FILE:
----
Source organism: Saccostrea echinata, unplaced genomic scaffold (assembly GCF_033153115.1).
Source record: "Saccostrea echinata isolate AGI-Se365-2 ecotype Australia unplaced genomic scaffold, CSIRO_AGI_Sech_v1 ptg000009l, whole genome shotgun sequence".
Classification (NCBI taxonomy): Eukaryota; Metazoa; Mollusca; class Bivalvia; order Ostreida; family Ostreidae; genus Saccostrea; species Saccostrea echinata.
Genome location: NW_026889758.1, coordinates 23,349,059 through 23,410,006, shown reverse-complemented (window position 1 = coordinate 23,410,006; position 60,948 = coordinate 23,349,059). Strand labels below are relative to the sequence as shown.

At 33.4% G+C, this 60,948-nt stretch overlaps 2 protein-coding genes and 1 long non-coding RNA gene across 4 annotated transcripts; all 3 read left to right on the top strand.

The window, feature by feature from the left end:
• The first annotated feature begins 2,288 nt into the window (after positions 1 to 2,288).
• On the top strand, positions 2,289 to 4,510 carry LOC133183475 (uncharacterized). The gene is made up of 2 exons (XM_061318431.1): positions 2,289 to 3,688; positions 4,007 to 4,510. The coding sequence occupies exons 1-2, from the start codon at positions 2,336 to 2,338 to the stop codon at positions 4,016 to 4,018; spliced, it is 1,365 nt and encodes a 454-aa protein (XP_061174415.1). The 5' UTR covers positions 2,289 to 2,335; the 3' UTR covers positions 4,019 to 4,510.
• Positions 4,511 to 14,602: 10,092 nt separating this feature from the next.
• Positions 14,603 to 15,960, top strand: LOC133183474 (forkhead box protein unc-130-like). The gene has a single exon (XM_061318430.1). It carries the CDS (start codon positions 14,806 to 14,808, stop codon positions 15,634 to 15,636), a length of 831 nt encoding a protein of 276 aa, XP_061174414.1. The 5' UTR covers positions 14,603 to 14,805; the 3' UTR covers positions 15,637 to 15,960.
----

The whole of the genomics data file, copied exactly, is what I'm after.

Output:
Source organism: Saccostrea echinata, unplaced genomic scaffold (assembly GCF_033153115.1).
Source record: "Saccostrea echinata isolate AGI-Se365-2 ecotype Australia unplaced genomic scaffold, CSIRO_AGI_Sech_v1 ptg000009l, whole genome shotgun sequence".
Classification (NCBI taxonomy): Eukaryota; Metazoa; Mollusca; class Bivalvia; order Ostreida; family Ostreidae; genus Saccostrea; species Saccostrea echinata.
Genome location: NW_026889758.1, coordinates 23,349,059 through 23,410,006, shown reverse-complemented (window position 1 = coordinate 23,410,006; position 60,948 = coordinate 23,349,059). Strand labels below are relative to the sequence as shown.

At 33.4% G+C, this 60,948-nt stretch overlaps 2 protein-coding genes and 1 long non-coding RNA gene across 4 annotated transcripts; all 3 read left to right on the top strand.

The window, feature by feature from the left end:
• The first annotated feature begins 2,288 nt into the window (after positions 1 to 2,288).
• On the top strand, positions 2,289 to 4,510 carry LOC133183475 (uncharacterized). The gene is made up of 2 exons (XM_061318431.1): positions 2,289 to 3,688; positions 4,007 to 4,510. The coding sequence occupies exons 1-2, from the start codon at positions 2,336 to 2,338 to the stop codon at positions 4,016 to 4,018; spliced, it is 1,365 nt and encodes a 454-aa protein (XP_061174415.1). The 5' UTR covers positions 2,289 to 2,335; the 3' UTR covers positions 4,019 to 4,510.
• Positions 4,511 to 14,602: 10,092 nt separating this feature from the next.
• Positions 14,603 to 15,960, top strand: LOC133183474 (forkhead box protein unc-130-like). The gene has a single exon (XM_061318430.1). It carries the CDS (start codon positions 14,806 to 14,808, stop codon positions 15,634 to 15,636), a length of 831 nt encoding a protein of 276 aa, XP_061174414.1. The 5' UTR covers positions 14,603 to 14,805; the 3' UTR covers positions 15,637 to 15,960.